Profs. Koh and Yoshino Submit Brief to Supreme Court on Lawrence v. Texas
Harold Koh, Gerard C. and Bernice Latrobe Smith Professor of International Law, and Kenji Yoshino, professor of law, participated in drawing up an amici curiae brief that was submitted to the U.S. Supreme Court in the case of Lawrence v. Texas, arguing that the Court should consider the decisions of foreign and international courts in deciding whether a Texas statute barring consensual same-sex sodomy is constitutional.
The brief argues: "Applying the same or similar constitutional terms to nearly identical fact patterns, foreign and international courts have barred the criminalization of sodomy between consenting adults. This Court should pay decent respect to these opinions of humankind." (Follow the link at the bottom of this page to read the entire brief.)
"My academic work has been about internalization of international norms into domestic law," says Koh. "In particular, there are interpretations of the Constitution to which international rules are relevant." He points out that the phrase "decent respect to these opinions of humankind," which the brief argues for, is derived from the Declaration of Independence. U.S. courts have relied on international law throughout the history of the nation. Last year, Koh helped author a brief in Atkins v. Virginia that argued that execution of the mentally retarded was unconstitutionally cruel and unusual because it violated a clear international consensus against the practice. Indeed, the majority opinion banning such executions made a reference to the point that Koh had laid out in his brief. (Read about it here.)
In Lawrence v. Texas, Koh argues, "the Supreme Court has regularly said that what due process permits is to be determined with reference to our concept of 'ordered liberty,' and frequently invokes as part of the concept of 'ordered liberty' the practices of fellow democracies." The brief notes that the European Court of Human Rights has overturned bans on consensual sodomy, as have nations from South Africa to Israel to Colombia.
The brief also notes instances where almost every current Supreme Court justice has cited the practices of other nations in constructing an argument. Koh states, "What we're saying is if you're going to do this, you should do this consistently, and in deciding what's consistent with notions of liberty and equality, you should make reference to foreign views.... Liberty and equality are not just American concepts, they're global concepts."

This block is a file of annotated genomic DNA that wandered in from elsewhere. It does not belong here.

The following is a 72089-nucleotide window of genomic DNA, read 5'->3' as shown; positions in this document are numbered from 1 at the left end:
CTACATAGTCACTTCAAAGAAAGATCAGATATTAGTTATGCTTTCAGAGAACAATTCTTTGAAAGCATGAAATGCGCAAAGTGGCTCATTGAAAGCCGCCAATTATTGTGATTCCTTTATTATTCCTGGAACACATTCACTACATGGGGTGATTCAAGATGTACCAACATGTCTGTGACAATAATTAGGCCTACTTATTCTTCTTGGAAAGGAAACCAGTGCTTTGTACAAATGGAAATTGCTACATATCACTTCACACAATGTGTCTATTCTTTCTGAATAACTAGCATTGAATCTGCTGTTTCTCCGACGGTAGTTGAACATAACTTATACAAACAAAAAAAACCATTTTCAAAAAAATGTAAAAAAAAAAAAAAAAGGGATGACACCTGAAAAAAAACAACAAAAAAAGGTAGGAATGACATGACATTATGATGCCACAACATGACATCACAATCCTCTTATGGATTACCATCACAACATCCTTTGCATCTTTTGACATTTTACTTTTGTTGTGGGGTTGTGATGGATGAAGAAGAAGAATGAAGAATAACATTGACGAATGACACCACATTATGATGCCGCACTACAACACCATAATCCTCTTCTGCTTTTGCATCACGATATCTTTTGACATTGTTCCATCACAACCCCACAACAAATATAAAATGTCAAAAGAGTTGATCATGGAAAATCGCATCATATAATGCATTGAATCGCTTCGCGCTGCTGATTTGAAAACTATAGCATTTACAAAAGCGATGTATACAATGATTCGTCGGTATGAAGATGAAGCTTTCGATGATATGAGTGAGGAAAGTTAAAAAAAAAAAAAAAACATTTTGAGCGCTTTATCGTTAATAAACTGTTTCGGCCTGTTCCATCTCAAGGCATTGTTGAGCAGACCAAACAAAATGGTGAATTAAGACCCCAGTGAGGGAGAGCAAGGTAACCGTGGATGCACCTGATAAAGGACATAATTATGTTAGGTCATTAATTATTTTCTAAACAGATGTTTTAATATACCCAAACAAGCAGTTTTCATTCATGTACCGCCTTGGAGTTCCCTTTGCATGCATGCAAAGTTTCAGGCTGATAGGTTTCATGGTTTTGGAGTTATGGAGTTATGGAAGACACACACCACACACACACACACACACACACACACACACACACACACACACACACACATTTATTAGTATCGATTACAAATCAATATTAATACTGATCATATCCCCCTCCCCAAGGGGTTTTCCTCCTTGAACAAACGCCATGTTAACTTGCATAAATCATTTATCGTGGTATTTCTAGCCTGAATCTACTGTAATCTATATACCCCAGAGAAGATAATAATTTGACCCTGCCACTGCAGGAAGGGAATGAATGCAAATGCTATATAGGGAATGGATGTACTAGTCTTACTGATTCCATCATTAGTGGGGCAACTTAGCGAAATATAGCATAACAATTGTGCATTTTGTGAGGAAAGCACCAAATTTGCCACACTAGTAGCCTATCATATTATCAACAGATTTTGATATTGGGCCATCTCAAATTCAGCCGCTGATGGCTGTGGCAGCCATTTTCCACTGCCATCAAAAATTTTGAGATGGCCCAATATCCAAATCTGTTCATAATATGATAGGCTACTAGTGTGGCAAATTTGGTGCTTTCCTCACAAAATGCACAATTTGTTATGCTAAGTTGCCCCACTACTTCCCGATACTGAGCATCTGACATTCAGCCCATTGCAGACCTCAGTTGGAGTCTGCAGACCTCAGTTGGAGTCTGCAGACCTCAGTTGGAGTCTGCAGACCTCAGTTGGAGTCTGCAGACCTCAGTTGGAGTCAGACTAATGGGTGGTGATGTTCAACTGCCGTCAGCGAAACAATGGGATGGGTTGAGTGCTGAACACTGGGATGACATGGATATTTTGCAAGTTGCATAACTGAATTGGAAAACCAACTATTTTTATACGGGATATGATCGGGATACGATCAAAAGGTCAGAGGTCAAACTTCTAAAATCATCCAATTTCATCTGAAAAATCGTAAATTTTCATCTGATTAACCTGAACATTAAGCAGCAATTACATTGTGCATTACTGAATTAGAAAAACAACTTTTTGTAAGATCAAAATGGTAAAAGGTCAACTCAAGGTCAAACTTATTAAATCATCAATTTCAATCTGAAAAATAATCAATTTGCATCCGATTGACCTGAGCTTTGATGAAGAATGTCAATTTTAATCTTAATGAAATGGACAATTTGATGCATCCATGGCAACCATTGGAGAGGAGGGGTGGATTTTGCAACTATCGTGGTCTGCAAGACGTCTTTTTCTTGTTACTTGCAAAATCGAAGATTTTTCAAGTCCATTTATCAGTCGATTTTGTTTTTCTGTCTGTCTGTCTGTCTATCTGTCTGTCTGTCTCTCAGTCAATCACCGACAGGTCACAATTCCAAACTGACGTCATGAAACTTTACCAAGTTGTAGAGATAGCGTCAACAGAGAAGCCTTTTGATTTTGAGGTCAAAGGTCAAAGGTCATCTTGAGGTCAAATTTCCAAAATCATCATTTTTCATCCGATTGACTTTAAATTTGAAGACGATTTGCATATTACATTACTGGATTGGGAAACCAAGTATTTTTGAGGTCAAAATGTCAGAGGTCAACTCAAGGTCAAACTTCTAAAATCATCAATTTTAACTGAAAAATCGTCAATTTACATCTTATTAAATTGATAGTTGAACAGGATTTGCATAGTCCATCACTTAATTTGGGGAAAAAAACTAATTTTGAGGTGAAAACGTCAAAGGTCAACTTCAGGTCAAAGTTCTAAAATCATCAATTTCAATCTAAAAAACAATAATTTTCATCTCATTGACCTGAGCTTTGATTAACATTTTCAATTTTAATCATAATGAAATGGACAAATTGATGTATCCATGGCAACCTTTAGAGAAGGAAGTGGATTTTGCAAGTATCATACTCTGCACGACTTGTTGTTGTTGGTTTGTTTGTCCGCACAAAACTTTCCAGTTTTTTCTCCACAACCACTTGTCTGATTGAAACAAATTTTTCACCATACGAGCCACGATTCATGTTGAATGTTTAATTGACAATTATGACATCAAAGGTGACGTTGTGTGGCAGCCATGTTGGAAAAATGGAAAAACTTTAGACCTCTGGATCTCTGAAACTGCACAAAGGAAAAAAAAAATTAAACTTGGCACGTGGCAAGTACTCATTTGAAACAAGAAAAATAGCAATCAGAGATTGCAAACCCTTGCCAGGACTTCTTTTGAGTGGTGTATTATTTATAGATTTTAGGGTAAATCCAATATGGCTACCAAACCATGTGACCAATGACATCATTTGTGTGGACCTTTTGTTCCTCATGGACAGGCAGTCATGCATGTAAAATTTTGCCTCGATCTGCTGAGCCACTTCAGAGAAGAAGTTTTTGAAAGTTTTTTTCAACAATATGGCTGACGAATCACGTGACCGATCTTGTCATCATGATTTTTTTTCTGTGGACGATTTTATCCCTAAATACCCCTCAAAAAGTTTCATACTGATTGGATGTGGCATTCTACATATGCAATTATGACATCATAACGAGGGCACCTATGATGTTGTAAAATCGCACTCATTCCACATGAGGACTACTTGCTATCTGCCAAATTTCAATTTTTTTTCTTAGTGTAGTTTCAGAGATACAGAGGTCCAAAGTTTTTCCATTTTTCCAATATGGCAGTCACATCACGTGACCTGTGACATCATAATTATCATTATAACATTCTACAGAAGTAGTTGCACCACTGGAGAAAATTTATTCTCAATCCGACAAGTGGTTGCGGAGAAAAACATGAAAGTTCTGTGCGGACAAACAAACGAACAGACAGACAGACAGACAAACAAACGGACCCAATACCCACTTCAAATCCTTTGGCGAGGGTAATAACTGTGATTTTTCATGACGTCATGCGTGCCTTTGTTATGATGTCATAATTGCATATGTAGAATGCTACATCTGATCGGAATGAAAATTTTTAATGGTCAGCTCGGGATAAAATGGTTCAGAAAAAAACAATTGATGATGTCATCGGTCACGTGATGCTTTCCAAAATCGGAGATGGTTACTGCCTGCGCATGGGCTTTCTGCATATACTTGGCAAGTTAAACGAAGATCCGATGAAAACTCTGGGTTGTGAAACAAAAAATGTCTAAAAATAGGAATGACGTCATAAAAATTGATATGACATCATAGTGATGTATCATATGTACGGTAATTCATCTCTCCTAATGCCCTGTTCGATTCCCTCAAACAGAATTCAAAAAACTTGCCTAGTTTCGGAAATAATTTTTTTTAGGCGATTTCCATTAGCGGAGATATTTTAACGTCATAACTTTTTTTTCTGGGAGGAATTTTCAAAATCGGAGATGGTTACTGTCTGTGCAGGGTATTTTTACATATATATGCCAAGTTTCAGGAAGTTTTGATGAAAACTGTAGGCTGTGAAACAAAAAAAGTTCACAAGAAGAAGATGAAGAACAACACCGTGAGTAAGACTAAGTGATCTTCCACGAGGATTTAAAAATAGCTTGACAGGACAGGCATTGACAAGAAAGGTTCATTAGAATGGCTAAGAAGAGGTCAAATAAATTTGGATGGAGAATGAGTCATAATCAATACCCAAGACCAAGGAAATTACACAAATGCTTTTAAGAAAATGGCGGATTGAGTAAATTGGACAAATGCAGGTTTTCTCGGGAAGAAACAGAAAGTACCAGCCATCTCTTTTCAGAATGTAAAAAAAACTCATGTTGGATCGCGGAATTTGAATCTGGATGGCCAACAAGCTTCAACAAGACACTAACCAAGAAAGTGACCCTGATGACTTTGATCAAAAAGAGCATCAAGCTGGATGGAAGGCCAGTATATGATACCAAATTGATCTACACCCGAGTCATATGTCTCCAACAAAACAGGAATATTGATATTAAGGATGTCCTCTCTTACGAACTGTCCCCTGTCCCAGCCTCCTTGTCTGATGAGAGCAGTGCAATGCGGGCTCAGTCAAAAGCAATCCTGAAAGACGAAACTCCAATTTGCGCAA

Koh and Yoshino were already discussing writing a brief on international law in Lawrence v. Texas when they were contacted by Lambda Legal, which is representing the petitioners in the case, John Geddes Lawrence and Tyron Garner. Koh and Yoshino brought in colleagues from other institutions--Robert Wintemute, a lecturer at King's College London School of Law, and Ryan Goodman '99, the Sinclair Armstrong Assistant Professor of International, Foreign, and Comparative Law at Harvard Law School--and then put out a request for help from Yale law students in late December. "Everybody recognized that it was an awkward moment because it came during the exams," says Koh. "Nevertheless, the number of students who participated showed how much interest there was in the School."
Fifteen student volunteers split up into three teams overseen by the scholars and together they researched, wrote, and edited the brief in time to file it on January 16.
Harold Koh is the counsel of record on the brief, and it is signed by Mary Robinson, Amnesty International U.S.A., Human Rights Watch, and several other organizations. James Silk and Deena Hurwitz of the Schell Center's Allard K. Lowenstein International Human Rights Clinic also gave important support and co-signed the brief, along with Joseph Tringali and Tyler Robinson of the Simpson Thacher & Bartlett law firm.
Mary Robinson was United Nations High Commissioner for Human Rights from 1997 to 2002 and served for seven years as the President of the Republic of Ireland. Koh notes that this is the first brief she has signed since she stepped down as High Commissioner for Human Rights. Koh says that her participation shows that "this is a view not just held by human-rights nongovernmental organizations, but also by leading global figures who have dedicated their lives to human rights work."
Read the Brief